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Universities have long sought measures to attract and engage prospective students both before and after the application process. A handful of universities now are creatively exploring ways to engage both prospective and current students, using the very tools and technologies students are accustomed to using. Through YouTube, vlogs (video blogs), and social media, some universities are creating buzz by casting their own students as reality stars in university-based documentaries and web promotions.

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In Georgetown Stories, for instance, Georgetown University showcases about a dozen students as they go through their everyday campus experiences—from shopping at a farmers market to attending a sporting event. With Rising Tide, Pepperdine University follows five students through their first year of college. Instead of simply mailing glossy print catalogs that tout academic excellence and rigor, these schools have embraced technology to show prospective students what their experience could be, while also enabling participatory engagement from students already enrolled.

In Torben Drewes and Christopher Michael’s article “How Do Students Choose a University?,” the authors looked at students who have already chosen to attend a university in order to see the driving forces behind their selection and decision-making.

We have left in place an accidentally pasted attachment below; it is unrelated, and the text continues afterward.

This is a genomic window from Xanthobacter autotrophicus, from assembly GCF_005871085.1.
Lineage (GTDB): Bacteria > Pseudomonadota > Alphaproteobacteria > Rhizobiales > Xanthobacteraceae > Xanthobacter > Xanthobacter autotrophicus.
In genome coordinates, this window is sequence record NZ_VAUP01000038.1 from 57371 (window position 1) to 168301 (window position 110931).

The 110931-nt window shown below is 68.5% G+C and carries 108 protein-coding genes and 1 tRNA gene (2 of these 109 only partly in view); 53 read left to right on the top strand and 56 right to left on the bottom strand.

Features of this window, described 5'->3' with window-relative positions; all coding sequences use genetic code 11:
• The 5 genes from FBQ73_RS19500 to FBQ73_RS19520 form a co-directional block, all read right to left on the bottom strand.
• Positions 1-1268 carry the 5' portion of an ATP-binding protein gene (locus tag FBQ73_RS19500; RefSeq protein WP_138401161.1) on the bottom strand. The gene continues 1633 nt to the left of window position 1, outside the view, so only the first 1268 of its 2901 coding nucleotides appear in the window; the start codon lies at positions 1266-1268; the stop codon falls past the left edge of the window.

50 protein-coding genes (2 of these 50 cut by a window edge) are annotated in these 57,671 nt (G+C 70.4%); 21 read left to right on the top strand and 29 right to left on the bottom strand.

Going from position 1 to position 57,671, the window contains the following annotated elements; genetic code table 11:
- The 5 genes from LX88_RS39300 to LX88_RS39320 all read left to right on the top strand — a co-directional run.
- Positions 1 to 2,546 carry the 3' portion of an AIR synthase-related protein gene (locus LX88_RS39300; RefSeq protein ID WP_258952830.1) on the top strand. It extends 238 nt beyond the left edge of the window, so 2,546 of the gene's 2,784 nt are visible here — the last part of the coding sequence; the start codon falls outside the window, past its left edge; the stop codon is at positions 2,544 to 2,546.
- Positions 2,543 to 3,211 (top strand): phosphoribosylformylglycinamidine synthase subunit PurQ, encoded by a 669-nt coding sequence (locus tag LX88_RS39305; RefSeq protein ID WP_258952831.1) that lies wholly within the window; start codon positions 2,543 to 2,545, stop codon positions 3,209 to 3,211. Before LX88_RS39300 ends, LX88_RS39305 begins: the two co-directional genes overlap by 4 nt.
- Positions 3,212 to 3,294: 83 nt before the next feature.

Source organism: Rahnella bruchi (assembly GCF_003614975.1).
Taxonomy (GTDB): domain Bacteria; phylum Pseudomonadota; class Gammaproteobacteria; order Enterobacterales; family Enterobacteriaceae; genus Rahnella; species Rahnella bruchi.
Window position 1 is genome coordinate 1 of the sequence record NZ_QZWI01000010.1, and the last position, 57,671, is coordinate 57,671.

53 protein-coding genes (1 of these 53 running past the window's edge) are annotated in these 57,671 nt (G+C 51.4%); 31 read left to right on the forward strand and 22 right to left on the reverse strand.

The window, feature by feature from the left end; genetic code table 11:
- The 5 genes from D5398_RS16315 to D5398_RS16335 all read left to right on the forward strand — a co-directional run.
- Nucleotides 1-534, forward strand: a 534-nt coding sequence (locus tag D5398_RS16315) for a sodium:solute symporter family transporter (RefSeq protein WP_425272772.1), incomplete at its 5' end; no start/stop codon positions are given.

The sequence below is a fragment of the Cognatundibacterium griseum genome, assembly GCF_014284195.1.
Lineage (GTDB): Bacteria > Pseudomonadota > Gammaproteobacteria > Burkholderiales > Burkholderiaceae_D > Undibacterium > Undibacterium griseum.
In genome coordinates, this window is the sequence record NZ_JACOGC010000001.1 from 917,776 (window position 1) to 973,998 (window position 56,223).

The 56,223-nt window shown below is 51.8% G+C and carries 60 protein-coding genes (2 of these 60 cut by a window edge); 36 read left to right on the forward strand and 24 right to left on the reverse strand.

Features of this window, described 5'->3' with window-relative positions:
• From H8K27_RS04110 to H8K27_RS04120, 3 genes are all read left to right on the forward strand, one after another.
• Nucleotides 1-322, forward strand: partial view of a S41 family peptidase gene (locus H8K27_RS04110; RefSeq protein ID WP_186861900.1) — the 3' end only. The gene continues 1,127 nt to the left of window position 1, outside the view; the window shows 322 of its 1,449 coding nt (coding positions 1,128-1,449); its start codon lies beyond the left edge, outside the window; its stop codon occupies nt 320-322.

Though the authors specifically focused on high school graduates attending 17 universities in the Province of Ontario, Canada, their findings have much broader implications. As Drewes and Michael state, “[T]he decision we are analyzing is about which institution to attend, much as one might analyze the decision about what brand of automobile a consumer would choose.”

In their study, they explore factors that admission offices commonly consider important to prospective students: “Does average class size matter? What impact does the scholarship budget have in attracting students? Do…university rankings…affect student choices?” The results, it turns out, are mixed: some confirm traditionally held beliefs while others highlight some unexpected beliefs. For instance, the study confirmed that students care about scholarship opportunities and the school’s proximity to their homes, but it also showed students’ preferences for instruction as opposed to research.

These creative digital initiatives allow universities to highlight instruction and other unique offerings students want. For instance, in Georgetown Stories, one student invites viewers to join her in her Italian language lab to experience first-hand what this kind of instruction looks, feels, and sounds like. And in Rising Tide’s episode “Learning to Grow,” viewers follow students through their first semester of final exams, which includes watching a student getting one-on-one help from a professor during office hours, experiencing what the last day of class looks like, and seeing a professor host an end of semester dinner at her home for students. 

These digital innovations offer much richer insights for prospective students (and parents) in ways that print and digital brochures could not.


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Research in Higher Education , Vol. 47, No. 7 (Nov., 2006), pp. 781-800
Published by: Springer